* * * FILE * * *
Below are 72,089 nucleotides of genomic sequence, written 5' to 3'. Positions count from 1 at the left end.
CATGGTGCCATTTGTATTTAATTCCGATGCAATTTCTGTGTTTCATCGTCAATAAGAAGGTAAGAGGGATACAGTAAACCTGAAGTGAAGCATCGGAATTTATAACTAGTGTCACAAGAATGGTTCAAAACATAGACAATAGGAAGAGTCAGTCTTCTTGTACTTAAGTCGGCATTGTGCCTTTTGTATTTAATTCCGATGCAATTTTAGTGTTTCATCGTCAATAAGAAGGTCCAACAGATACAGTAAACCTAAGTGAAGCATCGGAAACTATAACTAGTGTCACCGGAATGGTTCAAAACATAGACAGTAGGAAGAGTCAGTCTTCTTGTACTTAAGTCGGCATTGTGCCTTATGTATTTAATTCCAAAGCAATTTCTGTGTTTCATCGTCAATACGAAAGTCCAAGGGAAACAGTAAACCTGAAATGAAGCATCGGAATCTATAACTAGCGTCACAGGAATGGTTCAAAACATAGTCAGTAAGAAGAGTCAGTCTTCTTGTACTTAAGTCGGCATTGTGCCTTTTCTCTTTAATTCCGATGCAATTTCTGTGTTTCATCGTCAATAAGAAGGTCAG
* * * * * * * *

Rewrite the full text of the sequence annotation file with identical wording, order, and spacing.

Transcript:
Below are 72,089 nucleotides of genomic sequence, written 5' to 3'. Positions count from 1 at the left end.
CATGGTGCCATTTGTATTTAATTCCGATGCAATTTCTGTGTTTCATCGTCAATAAGAAGGTAAGAGGGATACAGTAAACCTGAAGTGAAGCATCGGAATTTATAACTAGTGTCACAAGAATGGTTCAAAACATAGACAATAGGAAGAGTCAGTCTTCTTGTACTTAAGTCGGCATTGTGCCTTTTGTATTTAATTCCGATGCAATTTTAGTGTTTCATCGTCAATAAGAAGGTCCAACAGATACAGTAAACCTAAGTGAAGCATCGGAAACTATAACTAGTGTCACCGGAATGGTTCAAAACATAGACAGTAGGAAGAGTCAGTCTTCTTGTACTTAAGTCGGCATTGTGCCTTATGTATTTAATTCCAAAGCAATTTCTGTGTTTCATCGTCAATACGAAAGTCCAAGGGAAACAGTAAACCTGAAATGAAGCATCGGAATCTATAACTAGCGTCACAGGAATGGTTCAAAACATAGTCAGTAAGAAGAGTCAGTCTTCTTGTACTTAAGTCGGCATTGTGCCTTTTCTCTTTAATTCCGATGCAATTTCTGTGTTTCATCGTCAATAAGAAGGTCAG